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Idiom Category: General, Page 21
If something is spot on, it is exactly right.
Spread the word
If you spread the word about something, you let as many people know about it as you can.
Spread the word
If you spreqad the word, you tell people or the public about something.
Spread yourself too thin
If you spread youself too thin, you overextend yourself and take on too many things to deal with them properly.
Spring to mind
If something springs to mind, it appears suddenly and unexpectedly in your thoughts.
Square peg in a round hole
If somebody's in a situation, organisation, etc, where they don't fit in and feel out of place, they are a square peg in a round hole.
Square the circle
When someone is squaring the circle, they are trying to do something impossible.
Being prepared or ready for business or tasks at hand. Having the proper knowledge, skill and equipment to handle your assignment or station. 'He is a great addition to the squad; he is squared away.'
Organized and in order -- from the set of the sails on a square-rigged ship. If she was squared away, she was trimmmed to the wind and sailing well.
If something is squeaky clean, it is very clean indeed- spotless. If a person is squeaky clean, they have no criminal record and are not suspected of illegal or immoral activities.
Stake a claim
If you stake a claim to something, you announce that it belongs to you.
Stand in good stead
If something will stand you in good stead, it will probably be advantageous in the future.
If you stand tall, you are brave, proud or confident.
Start from scratch
When you start something from scratch, you start at the very beginning.
State of the art
If something is state of the art, it is the most up-to-date model incorporating the latest and best technology.
Someone who wants to preserve the status quo wants a particular situation to remain unchanged.
Steal the show
If you steal the show, you act or do so well in a performance that you get most of the attention.
Steer clear of
If you steer clear of something, you avoid it.
Step on it
This idiom is a way of telling someone to hurry up or to go faster.
Step up to the plate
If someone steps up to the plate, they take on or accept a challenge or a responsibility.
A stick-in-the-mud is someone who doesn't like change and wants things to stay the same.
A sticking point is a controversial issue that blocks progress in negotiations, etc, where compromise is unlikely or impossible.
Stiff as a poker
Something or someone that is stiff as a poker is inflexible. ('Stiff as a board' is also used.)
Stir the pot
To stir the pot is to agitate a situation to cause a reaction or trouble.
Stone the crows
(AU) Stone the crows is used to convey shock or surprise similarly to "Oh my God". "Stone the flamin' crows" is a more emphatic form of the expression.
If a place is a stone's throw from where you are, it is a very short distance away.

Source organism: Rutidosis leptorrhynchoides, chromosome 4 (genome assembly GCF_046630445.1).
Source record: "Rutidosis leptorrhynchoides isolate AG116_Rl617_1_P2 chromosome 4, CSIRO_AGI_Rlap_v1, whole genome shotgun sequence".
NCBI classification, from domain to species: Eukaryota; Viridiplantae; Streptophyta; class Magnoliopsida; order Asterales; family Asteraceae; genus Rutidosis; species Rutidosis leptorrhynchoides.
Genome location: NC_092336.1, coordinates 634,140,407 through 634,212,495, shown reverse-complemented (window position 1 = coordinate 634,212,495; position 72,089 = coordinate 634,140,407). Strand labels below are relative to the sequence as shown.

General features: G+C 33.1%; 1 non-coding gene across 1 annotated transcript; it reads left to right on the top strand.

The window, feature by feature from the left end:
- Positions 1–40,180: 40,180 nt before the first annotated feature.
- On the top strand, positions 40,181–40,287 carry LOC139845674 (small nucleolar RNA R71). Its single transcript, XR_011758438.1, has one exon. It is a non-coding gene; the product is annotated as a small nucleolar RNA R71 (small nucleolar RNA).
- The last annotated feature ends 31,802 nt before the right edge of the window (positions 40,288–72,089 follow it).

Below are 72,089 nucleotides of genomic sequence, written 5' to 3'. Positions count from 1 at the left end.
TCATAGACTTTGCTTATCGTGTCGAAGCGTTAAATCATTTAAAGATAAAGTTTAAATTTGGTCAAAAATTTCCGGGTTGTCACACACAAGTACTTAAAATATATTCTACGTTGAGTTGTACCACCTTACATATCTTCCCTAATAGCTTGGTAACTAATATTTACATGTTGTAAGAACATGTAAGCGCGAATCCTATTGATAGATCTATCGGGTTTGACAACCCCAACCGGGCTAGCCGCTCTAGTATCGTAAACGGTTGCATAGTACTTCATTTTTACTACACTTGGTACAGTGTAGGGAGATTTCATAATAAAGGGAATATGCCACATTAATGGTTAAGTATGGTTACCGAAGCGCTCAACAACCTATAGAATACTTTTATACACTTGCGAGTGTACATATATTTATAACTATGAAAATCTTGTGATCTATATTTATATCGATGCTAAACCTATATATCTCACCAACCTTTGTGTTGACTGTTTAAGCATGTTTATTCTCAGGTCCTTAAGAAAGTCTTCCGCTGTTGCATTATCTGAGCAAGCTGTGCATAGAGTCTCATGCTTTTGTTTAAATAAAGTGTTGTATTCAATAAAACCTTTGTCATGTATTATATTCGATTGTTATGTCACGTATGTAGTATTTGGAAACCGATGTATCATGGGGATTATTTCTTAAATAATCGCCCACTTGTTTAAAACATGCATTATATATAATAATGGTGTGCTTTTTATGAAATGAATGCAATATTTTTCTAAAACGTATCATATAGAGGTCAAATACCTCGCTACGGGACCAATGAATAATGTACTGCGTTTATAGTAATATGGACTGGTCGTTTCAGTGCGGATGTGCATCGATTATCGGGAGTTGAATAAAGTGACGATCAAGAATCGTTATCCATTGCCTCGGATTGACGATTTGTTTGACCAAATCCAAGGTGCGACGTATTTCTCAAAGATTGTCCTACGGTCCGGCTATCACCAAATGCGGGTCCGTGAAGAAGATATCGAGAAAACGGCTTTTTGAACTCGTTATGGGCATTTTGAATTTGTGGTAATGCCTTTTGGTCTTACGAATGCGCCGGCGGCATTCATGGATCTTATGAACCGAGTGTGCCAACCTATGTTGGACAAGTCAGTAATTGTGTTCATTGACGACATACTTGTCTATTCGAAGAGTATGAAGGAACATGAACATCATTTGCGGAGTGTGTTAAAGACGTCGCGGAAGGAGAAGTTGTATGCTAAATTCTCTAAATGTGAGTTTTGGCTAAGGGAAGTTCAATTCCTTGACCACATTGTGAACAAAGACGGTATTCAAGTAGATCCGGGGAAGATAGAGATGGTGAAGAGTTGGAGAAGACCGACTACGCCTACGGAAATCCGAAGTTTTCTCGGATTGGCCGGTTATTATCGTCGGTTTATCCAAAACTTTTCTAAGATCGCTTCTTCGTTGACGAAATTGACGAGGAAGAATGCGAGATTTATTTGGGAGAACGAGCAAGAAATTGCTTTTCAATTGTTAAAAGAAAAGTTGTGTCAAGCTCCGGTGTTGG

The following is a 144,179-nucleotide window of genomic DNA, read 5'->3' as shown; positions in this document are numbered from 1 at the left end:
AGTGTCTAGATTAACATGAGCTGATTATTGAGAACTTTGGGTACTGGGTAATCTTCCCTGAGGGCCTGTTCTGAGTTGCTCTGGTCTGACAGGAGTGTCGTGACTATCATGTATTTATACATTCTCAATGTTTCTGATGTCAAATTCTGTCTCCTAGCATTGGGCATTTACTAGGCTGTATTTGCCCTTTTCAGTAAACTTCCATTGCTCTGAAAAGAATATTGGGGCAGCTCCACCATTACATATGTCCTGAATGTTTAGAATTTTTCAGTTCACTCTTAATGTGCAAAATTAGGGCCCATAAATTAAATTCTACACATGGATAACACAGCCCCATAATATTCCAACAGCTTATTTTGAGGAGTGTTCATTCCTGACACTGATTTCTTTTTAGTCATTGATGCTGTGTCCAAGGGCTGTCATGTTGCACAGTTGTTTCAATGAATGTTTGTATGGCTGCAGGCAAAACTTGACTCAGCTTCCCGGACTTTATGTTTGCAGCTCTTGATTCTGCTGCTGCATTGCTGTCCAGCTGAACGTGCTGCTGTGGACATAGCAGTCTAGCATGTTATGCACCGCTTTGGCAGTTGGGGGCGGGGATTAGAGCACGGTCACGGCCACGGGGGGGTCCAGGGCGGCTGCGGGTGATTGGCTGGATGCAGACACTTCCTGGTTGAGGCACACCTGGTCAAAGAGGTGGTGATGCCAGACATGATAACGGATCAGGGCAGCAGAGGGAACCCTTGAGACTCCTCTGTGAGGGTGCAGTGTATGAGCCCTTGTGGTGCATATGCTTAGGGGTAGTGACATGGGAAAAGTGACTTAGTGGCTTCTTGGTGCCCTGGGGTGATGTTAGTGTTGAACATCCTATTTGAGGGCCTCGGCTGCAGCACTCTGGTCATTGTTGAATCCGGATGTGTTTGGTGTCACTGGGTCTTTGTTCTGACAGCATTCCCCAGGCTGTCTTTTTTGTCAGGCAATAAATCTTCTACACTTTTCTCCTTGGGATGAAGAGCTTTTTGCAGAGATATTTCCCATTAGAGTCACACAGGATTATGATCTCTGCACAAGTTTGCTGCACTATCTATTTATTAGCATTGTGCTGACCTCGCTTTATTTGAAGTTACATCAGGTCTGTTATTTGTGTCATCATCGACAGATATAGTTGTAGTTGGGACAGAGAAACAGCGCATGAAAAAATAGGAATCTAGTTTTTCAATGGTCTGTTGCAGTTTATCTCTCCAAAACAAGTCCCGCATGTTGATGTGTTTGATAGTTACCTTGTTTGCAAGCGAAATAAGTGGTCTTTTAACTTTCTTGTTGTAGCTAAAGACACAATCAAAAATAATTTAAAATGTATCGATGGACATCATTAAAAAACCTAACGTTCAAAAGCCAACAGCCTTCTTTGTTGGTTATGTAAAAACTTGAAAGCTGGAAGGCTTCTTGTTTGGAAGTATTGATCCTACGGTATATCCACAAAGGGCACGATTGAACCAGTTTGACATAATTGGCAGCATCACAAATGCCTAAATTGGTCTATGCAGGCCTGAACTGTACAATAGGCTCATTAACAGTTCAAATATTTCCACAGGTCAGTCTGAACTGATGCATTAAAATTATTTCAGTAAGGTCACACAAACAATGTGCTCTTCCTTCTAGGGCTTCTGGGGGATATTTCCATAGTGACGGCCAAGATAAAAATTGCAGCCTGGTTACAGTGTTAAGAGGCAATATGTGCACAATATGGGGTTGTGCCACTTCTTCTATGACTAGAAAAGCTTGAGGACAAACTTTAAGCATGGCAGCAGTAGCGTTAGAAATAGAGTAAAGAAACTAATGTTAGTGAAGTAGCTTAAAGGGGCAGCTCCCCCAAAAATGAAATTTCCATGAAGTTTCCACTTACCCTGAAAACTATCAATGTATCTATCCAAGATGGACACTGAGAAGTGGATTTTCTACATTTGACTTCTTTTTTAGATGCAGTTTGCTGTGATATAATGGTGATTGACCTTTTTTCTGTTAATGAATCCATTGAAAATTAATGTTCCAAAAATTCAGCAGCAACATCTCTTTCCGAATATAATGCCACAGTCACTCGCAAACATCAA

To stop suddenly out of surprise.
Stop the music
'Stop the music' is a way of telling people to stop everything that they're doing as something important has happened or become known.
Straight and narrow
The straight and narrow is the correct, conventional and law-abiding path.('Strait and narrow' was the original form and is still used, but is less common.)
A straw poll is a small unofficial survey or ballot to find out what people think about an issue.
If people are streets ahead of their rivals, they are a long way in front.
Strike while the iron is hot
If you strike while the iron is hot you do something when things are going well for you and you have a good chance to succeed.
Stroke of luck
When something fortunate happens unexpectedly, it is a stroke of luck.
If something is sure-fire, it is certain to succeed. ('Surefire' is also used.)
Sweep things under the carpet
If people try to ignore unpleasant things and forget about them, they sweep them under the carpet.
If you sweet-talk someone, you use persuasion and charm to get what you want.
If things are going swimmingly, they are going very well.
Swing into action
When you swing into action, you are quickly beginning to act or operate something.
Swing the lead
(UK) If you swing the lead, you pretend to be ill or do not do your share of the work.
Swings and roundabouts
If something's swings and roundabouts, it has about as many disadvantages as it has advantages.
Take a back seat
If you take a back seat to something or someone, you are surbordinate.
Take a hike
This is a way of telling someone to get out.
Take a leaf out of someone's book
If you take a leaf out of someone's book, you copy something they do because it will help you.
Take a shine to
If you take a shine to something or someone, you like it or them instantly.
If you are taken aback, it means that you're surprised or shocked by something.
Take for granted
If you take something for granted, you don't worry or think about it because you assume you will always have it. If you take someone for granted, you don't show your appreciation to them.
Take it in your stride
If you take something in your stride, you deal with it even though it is difficult or unpleasant without letting it bother or upset you.
Take it up a notch
If you take it up a notch, you increase the effort or intensity exerted in a situation
Take one for the team
To sacrifice oneself in some way for the good of the group.
Take sand to the beach
Doing something that is completely pointless or unnecessary is like taking sand to the beach.
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